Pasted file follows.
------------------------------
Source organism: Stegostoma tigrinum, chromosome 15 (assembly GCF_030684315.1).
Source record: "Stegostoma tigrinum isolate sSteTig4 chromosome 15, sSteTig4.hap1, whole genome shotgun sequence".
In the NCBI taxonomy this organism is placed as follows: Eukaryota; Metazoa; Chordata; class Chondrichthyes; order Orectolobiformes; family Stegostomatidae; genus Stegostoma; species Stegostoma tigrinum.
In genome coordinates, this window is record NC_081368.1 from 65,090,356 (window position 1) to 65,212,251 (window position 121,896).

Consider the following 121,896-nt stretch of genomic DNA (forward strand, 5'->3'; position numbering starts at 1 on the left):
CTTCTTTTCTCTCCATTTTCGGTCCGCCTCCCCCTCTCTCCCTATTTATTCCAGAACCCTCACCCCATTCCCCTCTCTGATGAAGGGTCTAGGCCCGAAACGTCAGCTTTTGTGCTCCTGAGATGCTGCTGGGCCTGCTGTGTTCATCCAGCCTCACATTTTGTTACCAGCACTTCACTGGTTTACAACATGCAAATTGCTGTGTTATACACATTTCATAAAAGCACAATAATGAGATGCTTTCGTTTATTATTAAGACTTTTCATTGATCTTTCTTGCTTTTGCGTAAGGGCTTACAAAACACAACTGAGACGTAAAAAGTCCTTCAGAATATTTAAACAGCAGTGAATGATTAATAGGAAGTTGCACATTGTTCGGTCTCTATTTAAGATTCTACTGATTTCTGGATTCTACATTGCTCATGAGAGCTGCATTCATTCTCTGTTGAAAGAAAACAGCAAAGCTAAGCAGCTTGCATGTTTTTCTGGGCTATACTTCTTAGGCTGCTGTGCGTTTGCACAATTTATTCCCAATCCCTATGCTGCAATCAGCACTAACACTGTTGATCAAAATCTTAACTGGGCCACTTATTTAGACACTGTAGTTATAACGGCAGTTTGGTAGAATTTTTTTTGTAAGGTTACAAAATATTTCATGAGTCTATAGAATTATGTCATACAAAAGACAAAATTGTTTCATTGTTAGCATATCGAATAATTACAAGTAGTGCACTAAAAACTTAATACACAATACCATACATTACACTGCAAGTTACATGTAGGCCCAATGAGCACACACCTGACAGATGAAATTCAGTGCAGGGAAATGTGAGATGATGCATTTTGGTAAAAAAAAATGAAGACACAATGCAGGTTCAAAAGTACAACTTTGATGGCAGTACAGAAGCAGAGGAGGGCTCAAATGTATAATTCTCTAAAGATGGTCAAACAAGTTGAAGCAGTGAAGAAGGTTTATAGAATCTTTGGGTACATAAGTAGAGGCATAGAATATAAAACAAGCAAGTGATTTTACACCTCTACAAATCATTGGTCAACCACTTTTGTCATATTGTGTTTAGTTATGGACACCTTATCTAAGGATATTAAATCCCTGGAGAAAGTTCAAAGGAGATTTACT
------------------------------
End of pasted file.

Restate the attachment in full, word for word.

Source organism: Stegostoma tigrinum, chromosome 15 (assembly GCF_030684315.1).
Source record: "Stegostoma tigrinum isolate sSteTig4 chromosome 15, sSteTig4.hap1, whole genome shotgun sequence".
In the NCBI taxonomy this organism is placed as follows: Eukaryota; Metazoa; Chordata; class Chondrichthyes; order Orectolobiformes; family Stegostomatidae; genus Stegostoma; species Stegostoma tigrinum.
In genome coordinates, this window is record NC_081368.1 from 65,090,356 (window position 1) to 65,212,251 (window position 121,896).

Consider the following 121,896-nt stretch of genomic DNA (forward strand, 5'->3'; position numbering starts at 1 on the left):
CTTCTTTTCTCTCCATTTTCGGTCCGCCTCCCCCTCTCTCCCTATTTATTCCAGAACCCTCACCCCATTCCCCTCTCTGATGAAGGGTCTAGGCCCGAAACGTCAGCTTTTGTGCTCCTGAGATGCTGCTGGGCCTGCTGTGTTCATCCAGCCTCACATTTTGTTACCAGCACTTCACTGGTTTACAACATGCAAATTGCTGTGTTATACACATTTCATAAAAGCACAATAATGAGATGCTTTCGTTTATTATTAAGACTTTTCATTGATCTTTCTTGCTTTTGCGTAAGGGCTTACAAAACACAACTGAGACGTAAAAAGTCCTTCAGAATATTTAAACAGCAGTGAATGATTAATAGGAAGTTGCACATTGTTCGGTCTCTATTTAAGATTCTACTGATTTCTGGATTCTACATTGCTCATGAGAGCTGCATTCATTCTCTGTTGAAAGAAAACAGCAAAGCTAAGCAGCTTGCATGTTTTTCTGGGCTATACTTCTTAGGCTGCTGTGCGTTTGCACAATTTATTCCCAATCCCTATGCTGCAATCAGCACTAACACTGTTGATCAAAATCTTAACTGGGCCACTTATTTAGACACTGTAGTTATAACGGCAGTTTGGTAGAATTTTTTTTGTAAGGTTACAAAATATTTCATGAGTCTATAGAATTATGTCATACAAAAGACAAAATTGTTTCATTGTTAGCATATCGAATAATTACAAGTAGTGCACTAAAAACTTAATACACAATACCATACATTACACTGCAAGTTACATGTAGGCCCAATGAGCACACACCTGACAGATGAAATTCAGTGCAGGGAAATGTGAGATGATGCATTTTGGTAAAAAAAAATGAAGACACAATGCAGGTTCAAAAGTACAACTTTGATGGCAGTACAGAAGCAGAGGAGGGCTCAAATGTATAATTCTCTAAAGATGGTCAAACAAGTTGAAGCAGTGAAGAAGGTTTATAGAATCTTTGGGTACATAAGTAGAGGCATAGAATATAAAACAAGCAAGTGATTTTACACCTCTACAAATCATTGGTCAACCACTTTTGTCATATTGTGTTTAGTTATGGACACCTTATCTAAGGATATTAAATCCCTGGAGAAAGTTCAAAGGAGATTTACT